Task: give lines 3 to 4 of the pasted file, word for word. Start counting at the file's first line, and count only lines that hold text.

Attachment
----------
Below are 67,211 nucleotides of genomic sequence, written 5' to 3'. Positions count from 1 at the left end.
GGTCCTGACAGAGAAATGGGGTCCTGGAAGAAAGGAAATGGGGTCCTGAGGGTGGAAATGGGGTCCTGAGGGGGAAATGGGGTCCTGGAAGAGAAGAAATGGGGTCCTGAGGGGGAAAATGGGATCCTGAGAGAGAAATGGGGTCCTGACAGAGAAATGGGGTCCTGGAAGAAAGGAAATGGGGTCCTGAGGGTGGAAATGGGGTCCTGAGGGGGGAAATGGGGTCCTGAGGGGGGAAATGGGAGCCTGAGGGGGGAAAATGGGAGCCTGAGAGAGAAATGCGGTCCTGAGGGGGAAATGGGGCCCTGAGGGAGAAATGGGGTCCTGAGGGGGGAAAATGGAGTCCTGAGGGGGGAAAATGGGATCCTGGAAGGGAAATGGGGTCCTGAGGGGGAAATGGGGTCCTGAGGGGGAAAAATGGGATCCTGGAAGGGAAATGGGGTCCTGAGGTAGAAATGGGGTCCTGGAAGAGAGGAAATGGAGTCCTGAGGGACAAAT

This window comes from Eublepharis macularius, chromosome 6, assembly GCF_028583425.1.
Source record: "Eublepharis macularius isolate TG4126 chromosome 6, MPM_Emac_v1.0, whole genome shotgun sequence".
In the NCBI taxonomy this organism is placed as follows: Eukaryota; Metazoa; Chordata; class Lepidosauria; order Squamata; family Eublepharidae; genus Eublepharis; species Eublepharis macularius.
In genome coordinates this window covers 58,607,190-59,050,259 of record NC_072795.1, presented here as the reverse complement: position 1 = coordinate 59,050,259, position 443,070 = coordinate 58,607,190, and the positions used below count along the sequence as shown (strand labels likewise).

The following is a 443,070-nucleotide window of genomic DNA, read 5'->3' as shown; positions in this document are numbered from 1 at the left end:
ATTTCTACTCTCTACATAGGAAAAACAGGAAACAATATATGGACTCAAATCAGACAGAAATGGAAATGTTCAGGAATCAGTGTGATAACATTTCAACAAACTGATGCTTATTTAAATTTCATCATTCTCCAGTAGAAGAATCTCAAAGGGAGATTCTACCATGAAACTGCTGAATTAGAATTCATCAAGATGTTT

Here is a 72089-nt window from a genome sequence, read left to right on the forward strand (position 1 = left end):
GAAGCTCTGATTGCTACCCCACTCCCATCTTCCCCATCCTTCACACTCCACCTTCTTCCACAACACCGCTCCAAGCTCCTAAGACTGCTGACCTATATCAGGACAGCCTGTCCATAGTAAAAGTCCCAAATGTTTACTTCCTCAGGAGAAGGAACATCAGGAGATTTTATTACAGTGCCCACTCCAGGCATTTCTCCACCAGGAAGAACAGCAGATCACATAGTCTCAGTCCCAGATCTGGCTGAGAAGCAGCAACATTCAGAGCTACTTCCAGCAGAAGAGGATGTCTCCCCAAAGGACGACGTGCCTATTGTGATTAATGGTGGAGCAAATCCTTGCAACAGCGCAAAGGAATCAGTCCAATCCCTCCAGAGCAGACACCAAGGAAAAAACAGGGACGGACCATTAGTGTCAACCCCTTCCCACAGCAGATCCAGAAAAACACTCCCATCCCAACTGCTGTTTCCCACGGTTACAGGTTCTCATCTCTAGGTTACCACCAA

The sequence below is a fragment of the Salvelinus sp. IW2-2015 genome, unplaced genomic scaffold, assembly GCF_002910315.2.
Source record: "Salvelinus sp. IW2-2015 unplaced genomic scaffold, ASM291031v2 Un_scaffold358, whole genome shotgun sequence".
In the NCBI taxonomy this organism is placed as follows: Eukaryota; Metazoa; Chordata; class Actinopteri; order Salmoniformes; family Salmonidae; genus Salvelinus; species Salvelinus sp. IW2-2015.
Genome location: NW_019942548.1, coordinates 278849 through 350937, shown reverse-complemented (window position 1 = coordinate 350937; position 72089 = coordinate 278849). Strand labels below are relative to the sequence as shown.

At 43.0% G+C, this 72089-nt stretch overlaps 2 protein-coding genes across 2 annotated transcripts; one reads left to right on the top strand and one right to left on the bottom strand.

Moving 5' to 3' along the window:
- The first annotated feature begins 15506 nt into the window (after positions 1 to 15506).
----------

This window comes from Eublepharis macularius, chromosome 6, assembly GCF_028583425.1.
Source record: "Eublepharis macularius isolate TG4126 chromosome 6, MPM_Emac_v1.0, whole genome shotgun sequence".